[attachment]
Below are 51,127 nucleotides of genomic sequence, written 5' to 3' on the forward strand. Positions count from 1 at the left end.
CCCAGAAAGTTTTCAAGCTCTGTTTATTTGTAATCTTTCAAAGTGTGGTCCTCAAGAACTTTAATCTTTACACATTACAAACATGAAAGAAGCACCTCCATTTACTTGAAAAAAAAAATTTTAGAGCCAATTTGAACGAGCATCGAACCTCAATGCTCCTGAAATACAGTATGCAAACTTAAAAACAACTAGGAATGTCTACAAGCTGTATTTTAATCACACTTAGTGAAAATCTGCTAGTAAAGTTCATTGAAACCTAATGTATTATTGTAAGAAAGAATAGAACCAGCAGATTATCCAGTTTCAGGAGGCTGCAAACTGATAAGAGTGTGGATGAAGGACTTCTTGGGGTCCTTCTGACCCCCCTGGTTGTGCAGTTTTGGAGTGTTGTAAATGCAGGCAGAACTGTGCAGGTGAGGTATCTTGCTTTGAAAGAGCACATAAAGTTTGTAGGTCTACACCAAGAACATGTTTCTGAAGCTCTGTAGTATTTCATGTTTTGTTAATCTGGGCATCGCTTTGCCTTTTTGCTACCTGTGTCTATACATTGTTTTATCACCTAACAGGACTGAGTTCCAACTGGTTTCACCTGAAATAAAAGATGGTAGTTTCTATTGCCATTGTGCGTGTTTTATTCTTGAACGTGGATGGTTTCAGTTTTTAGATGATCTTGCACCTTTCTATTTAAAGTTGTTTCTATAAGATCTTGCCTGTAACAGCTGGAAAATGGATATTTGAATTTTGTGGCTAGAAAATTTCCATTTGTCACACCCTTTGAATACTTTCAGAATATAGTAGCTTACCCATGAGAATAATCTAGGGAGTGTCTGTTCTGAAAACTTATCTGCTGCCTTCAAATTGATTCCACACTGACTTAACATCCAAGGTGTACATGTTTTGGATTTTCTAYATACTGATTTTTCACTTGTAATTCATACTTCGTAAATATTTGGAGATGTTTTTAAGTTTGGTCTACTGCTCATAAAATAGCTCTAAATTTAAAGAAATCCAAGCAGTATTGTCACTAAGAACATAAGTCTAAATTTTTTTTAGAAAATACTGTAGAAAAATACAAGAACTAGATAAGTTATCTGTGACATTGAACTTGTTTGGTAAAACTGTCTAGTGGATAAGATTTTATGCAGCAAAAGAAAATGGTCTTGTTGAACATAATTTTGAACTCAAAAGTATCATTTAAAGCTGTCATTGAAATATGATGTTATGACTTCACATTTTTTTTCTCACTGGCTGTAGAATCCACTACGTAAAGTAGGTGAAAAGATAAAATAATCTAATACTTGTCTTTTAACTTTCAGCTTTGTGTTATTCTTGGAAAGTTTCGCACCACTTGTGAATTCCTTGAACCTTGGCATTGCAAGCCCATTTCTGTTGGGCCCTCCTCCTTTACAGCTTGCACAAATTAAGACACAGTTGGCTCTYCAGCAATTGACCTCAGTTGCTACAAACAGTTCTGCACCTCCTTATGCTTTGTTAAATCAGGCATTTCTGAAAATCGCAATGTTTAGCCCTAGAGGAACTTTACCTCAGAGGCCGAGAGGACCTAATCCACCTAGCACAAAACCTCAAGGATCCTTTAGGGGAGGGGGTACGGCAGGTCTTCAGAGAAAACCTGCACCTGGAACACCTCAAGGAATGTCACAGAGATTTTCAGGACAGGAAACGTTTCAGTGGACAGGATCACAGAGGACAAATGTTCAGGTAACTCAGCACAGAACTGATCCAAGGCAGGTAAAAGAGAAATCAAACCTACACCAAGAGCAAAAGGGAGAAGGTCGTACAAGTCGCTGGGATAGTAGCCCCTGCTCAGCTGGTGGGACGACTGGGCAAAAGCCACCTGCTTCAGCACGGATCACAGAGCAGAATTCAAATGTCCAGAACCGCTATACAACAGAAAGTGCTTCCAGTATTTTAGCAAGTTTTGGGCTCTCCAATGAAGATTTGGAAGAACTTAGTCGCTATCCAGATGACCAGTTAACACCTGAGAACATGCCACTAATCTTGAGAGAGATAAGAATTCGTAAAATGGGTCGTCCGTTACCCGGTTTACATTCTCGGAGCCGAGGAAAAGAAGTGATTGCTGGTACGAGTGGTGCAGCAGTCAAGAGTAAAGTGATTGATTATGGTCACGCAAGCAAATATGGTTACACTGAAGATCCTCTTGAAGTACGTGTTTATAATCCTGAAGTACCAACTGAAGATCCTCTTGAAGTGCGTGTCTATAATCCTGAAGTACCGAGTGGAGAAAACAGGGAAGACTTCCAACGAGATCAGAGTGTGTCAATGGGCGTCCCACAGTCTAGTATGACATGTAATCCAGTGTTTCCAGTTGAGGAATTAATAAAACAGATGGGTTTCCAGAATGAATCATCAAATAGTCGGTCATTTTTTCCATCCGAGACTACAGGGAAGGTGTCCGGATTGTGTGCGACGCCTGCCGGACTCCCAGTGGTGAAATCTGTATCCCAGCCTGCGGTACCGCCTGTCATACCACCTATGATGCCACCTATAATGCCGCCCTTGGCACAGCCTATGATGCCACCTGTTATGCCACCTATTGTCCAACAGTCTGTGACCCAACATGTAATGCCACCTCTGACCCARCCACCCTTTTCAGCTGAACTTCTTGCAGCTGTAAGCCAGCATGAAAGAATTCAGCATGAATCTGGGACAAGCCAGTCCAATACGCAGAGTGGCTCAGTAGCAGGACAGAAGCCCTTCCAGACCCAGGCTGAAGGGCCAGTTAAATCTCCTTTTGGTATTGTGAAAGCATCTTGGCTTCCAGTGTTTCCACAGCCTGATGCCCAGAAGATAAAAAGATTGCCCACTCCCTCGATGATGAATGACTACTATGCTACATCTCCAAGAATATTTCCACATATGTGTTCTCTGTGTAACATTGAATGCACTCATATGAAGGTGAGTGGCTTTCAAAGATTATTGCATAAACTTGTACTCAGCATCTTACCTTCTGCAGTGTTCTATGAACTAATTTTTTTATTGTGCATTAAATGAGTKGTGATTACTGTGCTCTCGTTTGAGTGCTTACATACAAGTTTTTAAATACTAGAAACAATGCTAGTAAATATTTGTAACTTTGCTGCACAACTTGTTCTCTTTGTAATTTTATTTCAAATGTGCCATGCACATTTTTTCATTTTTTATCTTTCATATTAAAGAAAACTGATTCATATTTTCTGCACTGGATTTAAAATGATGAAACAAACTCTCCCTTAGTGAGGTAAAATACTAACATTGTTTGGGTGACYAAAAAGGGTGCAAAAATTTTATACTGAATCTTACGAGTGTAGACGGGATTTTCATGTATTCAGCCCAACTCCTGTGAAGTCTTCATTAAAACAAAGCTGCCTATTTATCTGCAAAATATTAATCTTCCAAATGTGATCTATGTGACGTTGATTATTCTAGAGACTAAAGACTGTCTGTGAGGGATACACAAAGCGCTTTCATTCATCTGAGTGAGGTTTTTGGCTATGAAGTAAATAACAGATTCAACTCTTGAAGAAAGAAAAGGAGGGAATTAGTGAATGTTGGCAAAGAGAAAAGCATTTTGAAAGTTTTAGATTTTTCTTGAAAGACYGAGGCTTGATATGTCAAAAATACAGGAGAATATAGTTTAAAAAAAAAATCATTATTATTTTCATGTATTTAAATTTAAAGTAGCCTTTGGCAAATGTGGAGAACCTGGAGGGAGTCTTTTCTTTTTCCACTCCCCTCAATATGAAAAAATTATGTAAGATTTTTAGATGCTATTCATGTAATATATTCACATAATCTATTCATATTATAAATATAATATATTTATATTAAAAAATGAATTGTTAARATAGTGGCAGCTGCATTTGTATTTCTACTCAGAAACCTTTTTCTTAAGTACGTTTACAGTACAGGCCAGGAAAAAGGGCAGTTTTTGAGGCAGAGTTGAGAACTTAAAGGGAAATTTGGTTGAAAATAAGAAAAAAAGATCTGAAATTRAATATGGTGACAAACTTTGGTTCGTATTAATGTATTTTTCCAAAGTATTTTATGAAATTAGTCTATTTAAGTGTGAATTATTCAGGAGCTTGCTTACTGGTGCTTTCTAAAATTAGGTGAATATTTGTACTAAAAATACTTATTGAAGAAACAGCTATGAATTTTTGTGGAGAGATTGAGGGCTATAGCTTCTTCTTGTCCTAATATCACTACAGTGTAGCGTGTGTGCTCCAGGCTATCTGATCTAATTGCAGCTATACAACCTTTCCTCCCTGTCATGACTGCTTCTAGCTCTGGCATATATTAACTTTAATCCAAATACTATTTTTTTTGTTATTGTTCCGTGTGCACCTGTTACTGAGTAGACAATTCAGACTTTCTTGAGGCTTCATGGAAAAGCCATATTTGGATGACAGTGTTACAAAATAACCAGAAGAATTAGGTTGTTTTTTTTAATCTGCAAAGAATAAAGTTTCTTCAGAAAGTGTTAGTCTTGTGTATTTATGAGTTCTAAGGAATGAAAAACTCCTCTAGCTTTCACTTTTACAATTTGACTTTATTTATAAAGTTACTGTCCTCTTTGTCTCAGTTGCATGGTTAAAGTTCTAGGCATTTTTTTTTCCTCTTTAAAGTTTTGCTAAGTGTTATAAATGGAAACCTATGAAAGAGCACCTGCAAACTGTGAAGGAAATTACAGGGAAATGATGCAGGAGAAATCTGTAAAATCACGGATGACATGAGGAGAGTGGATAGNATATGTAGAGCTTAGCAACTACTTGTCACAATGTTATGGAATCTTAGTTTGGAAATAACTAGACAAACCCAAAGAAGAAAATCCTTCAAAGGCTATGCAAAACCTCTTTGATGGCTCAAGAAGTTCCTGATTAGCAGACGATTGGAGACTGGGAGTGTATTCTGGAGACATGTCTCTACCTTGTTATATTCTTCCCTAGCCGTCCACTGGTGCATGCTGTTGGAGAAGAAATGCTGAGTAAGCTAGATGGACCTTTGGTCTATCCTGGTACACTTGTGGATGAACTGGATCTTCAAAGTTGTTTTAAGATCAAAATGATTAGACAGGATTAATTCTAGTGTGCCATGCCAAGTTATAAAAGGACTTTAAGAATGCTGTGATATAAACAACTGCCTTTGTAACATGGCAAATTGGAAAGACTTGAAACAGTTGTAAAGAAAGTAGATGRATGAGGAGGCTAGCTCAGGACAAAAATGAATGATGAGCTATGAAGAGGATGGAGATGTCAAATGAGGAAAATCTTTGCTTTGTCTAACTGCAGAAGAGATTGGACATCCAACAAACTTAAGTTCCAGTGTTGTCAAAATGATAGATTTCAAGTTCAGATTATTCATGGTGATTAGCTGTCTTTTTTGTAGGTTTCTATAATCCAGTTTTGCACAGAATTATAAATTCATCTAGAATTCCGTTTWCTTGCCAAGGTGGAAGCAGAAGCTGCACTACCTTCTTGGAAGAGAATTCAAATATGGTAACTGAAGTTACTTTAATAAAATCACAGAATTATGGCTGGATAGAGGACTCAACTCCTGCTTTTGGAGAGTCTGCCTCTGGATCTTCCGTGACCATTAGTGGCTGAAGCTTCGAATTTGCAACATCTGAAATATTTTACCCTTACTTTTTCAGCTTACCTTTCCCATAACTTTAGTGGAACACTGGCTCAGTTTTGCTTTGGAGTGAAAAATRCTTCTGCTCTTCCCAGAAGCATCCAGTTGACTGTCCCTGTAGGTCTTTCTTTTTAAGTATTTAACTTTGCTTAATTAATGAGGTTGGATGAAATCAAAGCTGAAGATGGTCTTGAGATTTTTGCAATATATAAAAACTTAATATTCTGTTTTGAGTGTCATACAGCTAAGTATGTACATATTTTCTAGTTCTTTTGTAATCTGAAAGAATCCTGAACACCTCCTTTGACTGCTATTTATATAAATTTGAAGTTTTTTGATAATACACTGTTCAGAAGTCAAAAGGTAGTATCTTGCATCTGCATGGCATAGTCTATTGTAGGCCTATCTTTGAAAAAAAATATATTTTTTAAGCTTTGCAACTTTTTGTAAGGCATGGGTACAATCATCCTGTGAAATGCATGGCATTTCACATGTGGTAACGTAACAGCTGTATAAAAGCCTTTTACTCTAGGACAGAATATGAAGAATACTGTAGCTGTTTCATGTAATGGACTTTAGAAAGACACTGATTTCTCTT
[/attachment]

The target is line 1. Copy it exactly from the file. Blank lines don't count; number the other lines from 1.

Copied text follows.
Below are 51,127 nucleotides of genomic sequence, written 5' to 3' on the forward strand. Positions count from 1 at the left end.